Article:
The International Consortium of Investigative Journalists, the non-profit USA-based organization that published the Panama Papers, has now exposed the big companies that nip through the Mauritius off-shore to invest elsewhere: the companies are tax dodgers. The ICIJ report begins with a narrative on how Bob Geldoff’s financial advisors placed some of his fortune here in a Mauritius off-shore company in order to invest in Uganda later, and did this for tax reasons i.e. Uganda would not get tax money because Mauritius already took a 3% tax, and has a non-double-tax agreement with Uganda. Mauritius has agreements like this with 45 countries. This is what the Indian Government could not stand, especially when it was Indian companies that were effecting this public mischief and routing capital through Mauritius back to India to avoid paying tax.
This is, and always has been, the very definition of off-shore, long before Mauritius found the “filon”: It is a tax dodging scam. It is a way of hiding your wealth from the Government who might otherwise tax you, or worse. It is bad enough that income and corporate tax are now at rock bottom, making working people and pensioners shoulder the burden of tax, Value Added Tax. VAT taxes the poor at a vastly higher proportion of their income than it taxes the rich.
Anyway, legal or not, in line with OECD best practices or not, satisfying the World Bank and UNCTAD or not, it is this double-trick that is the very definition of off-shore: tax dodging and keeping capital secret. And it is at the heart of the immorality of modern capitalism. So exposing it, helps us understand that capitalism allows a small class of people to expropriate all the rest of the people on the earth – not even handing over the pittance of tax they owe.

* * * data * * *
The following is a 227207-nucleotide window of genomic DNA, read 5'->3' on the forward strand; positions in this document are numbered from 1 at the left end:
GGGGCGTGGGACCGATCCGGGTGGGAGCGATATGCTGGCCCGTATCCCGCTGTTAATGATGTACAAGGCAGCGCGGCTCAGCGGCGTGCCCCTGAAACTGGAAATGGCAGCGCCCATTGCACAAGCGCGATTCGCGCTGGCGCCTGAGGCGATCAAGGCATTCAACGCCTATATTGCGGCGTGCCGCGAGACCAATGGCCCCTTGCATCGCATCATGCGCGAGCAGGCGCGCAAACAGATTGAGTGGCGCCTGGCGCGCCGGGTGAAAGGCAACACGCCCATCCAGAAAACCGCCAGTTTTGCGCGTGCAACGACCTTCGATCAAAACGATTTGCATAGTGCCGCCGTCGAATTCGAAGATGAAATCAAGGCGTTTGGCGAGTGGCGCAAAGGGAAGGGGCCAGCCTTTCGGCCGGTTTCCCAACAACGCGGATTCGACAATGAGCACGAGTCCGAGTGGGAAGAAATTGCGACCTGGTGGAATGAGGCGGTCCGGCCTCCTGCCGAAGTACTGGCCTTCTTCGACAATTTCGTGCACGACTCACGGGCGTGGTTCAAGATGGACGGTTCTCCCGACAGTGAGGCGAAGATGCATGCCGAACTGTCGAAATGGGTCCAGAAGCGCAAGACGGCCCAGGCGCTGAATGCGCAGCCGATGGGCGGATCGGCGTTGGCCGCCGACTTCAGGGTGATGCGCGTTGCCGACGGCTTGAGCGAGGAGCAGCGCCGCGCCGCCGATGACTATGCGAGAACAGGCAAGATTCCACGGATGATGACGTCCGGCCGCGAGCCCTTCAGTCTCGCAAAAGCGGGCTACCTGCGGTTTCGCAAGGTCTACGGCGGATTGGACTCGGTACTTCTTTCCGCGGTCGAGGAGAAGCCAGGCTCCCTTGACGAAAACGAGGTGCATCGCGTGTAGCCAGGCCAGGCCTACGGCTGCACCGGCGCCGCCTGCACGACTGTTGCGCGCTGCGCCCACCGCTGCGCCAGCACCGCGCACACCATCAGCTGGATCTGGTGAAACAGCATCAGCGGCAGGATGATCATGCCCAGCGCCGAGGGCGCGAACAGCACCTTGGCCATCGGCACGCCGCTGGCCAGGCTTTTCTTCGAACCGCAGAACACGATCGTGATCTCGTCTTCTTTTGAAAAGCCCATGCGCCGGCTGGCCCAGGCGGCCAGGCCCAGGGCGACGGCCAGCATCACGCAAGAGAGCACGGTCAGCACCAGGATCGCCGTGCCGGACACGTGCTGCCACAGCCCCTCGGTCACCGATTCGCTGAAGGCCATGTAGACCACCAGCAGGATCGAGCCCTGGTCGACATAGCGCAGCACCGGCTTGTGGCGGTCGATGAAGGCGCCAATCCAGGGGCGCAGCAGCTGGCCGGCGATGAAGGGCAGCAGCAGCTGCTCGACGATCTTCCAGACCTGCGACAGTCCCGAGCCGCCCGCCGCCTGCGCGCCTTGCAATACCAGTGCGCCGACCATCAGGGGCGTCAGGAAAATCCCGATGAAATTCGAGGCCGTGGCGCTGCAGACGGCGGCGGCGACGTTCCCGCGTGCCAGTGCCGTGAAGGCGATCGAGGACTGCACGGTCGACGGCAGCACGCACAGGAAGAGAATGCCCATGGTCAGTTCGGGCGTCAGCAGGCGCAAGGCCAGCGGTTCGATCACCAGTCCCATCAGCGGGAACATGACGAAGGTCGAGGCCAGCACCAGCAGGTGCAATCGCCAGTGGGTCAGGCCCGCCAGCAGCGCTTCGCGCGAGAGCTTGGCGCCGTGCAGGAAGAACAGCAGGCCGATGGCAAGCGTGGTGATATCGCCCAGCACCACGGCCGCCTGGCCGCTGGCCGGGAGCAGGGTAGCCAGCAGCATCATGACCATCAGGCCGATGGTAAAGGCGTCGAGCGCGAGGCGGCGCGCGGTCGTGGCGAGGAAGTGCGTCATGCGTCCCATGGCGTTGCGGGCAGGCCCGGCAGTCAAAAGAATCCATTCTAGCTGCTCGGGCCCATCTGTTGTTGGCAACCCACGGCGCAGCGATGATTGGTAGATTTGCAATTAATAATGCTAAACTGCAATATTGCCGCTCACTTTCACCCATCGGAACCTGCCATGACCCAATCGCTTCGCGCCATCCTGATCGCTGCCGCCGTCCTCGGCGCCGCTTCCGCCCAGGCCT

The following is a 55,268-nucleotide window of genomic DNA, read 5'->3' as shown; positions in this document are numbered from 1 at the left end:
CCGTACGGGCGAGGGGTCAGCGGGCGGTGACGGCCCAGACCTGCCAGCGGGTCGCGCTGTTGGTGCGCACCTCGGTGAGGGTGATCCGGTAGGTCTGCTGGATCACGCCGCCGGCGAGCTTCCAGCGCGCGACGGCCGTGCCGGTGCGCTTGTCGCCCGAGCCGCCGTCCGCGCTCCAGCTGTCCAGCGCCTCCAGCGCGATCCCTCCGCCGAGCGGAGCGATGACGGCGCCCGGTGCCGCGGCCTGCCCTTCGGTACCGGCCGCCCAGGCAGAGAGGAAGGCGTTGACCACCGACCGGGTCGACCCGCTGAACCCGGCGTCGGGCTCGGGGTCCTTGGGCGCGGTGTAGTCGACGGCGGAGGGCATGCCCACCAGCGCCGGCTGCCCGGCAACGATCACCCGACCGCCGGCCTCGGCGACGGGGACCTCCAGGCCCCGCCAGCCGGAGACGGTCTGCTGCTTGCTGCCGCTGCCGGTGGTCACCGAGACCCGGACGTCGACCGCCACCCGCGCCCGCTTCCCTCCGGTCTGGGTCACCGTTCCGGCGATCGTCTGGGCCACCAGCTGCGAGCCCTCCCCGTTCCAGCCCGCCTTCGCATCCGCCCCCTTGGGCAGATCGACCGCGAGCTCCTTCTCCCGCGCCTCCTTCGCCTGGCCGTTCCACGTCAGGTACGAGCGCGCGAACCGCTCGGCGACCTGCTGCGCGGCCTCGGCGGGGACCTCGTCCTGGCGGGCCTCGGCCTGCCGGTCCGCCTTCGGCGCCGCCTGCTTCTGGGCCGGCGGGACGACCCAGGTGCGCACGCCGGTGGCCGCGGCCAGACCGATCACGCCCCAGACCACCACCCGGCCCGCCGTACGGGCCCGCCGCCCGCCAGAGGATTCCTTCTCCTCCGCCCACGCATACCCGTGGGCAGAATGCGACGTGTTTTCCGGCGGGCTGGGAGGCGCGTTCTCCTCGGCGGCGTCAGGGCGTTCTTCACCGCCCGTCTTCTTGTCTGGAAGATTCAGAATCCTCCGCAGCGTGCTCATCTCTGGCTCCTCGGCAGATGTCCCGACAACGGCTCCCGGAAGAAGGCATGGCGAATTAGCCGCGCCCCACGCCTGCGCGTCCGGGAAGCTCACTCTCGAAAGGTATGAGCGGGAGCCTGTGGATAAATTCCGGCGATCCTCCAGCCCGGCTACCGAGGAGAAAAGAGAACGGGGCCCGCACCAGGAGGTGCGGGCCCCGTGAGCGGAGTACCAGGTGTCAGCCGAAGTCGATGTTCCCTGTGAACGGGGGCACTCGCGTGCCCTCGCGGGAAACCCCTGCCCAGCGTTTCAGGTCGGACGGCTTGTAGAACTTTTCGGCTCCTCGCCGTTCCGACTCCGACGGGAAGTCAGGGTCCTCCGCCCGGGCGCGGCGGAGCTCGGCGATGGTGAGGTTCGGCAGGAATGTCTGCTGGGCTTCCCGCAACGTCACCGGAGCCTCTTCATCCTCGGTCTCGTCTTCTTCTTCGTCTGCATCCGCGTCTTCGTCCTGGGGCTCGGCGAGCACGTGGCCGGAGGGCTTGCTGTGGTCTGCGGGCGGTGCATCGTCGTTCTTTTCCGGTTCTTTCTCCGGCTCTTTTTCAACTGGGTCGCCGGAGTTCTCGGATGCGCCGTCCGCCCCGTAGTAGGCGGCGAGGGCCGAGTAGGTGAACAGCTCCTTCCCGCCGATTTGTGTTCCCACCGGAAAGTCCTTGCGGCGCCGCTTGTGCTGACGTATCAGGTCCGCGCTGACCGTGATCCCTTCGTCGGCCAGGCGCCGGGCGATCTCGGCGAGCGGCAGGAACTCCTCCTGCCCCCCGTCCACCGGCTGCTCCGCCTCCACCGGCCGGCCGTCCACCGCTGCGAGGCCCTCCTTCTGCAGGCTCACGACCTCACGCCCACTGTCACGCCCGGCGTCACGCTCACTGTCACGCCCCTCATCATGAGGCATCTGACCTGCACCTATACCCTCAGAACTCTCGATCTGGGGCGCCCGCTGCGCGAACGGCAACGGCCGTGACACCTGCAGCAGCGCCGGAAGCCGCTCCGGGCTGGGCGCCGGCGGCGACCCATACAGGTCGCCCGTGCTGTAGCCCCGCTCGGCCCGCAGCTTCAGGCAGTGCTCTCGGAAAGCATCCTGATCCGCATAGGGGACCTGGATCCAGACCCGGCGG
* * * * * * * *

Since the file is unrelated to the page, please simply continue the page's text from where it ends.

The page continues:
The more people get to know about how capitalism and its opaque finance sector work, the harder it is for capitalism to continue to exist with impunity. The wealth produced by the working people of the world cannot forever be hidden from the various State apparati that need, at the very least, to tax it to provide services like health, education, pensions and other social infrastructure to those who produced all the wealth in the first place. Better still, working people world-wide should put their minds together around a political program to democratize all these private companies, and get those working in them to control them.
It is evident that there is no rational defense against the charges of the ICIJ in the Mauritius Leaks – or, before that, of Oxfam – against the Mauritius off-shore scam, or any other of the over 60 off-shore scams in the world. You just have to read Rama Sithanen’s pathetic “defense”. He is an “argument-oriented” person – one of the better characteristics of his public persona. All he can come up with is something childish along the lines of: “The others also do it”, and if this isn’t enough, “Look how important some of them are, like UK and USA”. “Il y a, au moins, 64 pays dans le monde qui pratiquent de telles activités.” Then he concedes that there must be some problem, by concluding, “Il faut donc amélior notre ‘brand’, notre image, notre réputation comme centre financier robuste pour ce qui est du cadre légal, de la transparence et ou il y a de la substance et des échanges d’information.” Change our “image” and improve our reputation, without changing the thing itself. His final conclusion reverts to, “Il nous faut finalement convaincre les clients que ce que nous faisons n’est pas different de ce qui se pratique ailleurs.” (Le Mauricien, 27 July)
The Mauritian Government does not even deny, in its reply, that some companies that make tens of millions of dollars income do not employ anyone at all in Mauritius. That is the extreme case of the accusation that offshore companies have little “substance”, and are mere “shell companies”.
Anyway, 54 journalists at the ICIJ worked at leaking some 200,000 emails, contracts, meeting notes and audio recordings that prove the accusation.
Mauritius, by its 45 non-double tax agreements and its low tax rate, manages to grab 3% tax, and this is useful for covering up a balance of payments problem, Sithanen says, and that is right.